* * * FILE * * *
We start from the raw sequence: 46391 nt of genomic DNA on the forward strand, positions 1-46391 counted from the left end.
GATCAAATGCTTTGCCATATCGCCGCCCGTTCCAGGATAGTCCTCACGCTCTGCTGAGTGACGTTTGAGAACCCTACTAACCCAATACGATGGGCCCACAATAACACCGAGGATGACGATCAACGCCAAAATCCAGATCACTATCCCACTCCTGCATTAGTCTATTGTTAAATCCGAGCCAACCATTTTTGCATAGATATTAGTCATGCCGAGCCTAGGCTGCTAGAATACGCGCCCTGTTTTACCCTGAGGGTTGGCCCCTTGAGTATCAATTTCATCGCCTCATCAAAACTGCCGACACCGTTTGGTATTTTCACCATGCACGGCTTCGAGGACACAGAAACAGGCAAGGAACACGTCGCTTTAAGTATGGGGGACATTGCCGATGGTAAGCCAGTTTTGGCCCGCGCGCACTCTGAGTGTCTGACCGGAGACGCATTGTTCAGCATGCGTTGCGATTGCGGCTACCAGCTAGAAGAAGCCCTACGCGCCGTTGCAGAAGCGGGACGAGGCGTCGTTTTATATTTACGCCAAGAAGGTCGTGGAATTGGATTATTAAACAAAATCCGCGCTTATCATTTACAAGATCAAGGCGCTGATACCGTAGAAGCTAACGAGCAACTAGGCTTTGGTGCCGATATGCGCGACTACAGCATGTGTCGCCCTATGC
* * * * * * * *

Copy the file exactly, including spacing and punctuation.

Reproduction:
We start from the raw sequence: 46391 nt of genomic DNA on the forward strand, positions 1-46391 counted from the left end.
GATCAAATGCTTTGCCATATCGCCGCCCGTTCCAGGATAGTCCTCACGCTCTGCTGAGTGACGTTTGAGAACCCTACTAACCCAATACGATGGGCCCACAATAACACCGAGGATGACGATCAACGCCAAAATCCAGATCACTATCCCACTCCTGCATTAGTCTATTGTTAAATCCGAGCCAACCATTTTTGCATAGATATTAGTCATGCCGAGCCTAGGCTGCTAGAATACGCGCCCTGTTTTACCCTGAGGGTTGGCCCCTTGAGTATCAATTTCATCGCCTCATCAAAACTGCCGACACCGTTTGGTATTTTCACCATGCACGGCTTCGAGGACACAGAAACAGGCAAGGAACACGTCGCTTTAAGTATGGGGGACATTGCCGATGGTAAGCCAGTTTTGGCCCGCGCGCACTCTGAGTGTCTGACCGGAGACGCATTGTTCAGCATGCGTTGCGATTGCGGCTACCAGCTAGAAGAAGCCCTACGCGCCGTTGCAGAAGCGGGACGAGGCGTCGTTTTATATTTACGCCAAGAAGGTCGTGGAATTGGATTATTAAACAAAATCCGCGCTTATCATTTACAAGATCAAGGCGCTGATACCGTAGAAGCTAACGAGCAACTAGGCTTTGGTGCCGATATGCGCGACTACAGCATGTGTCGCCCTATGC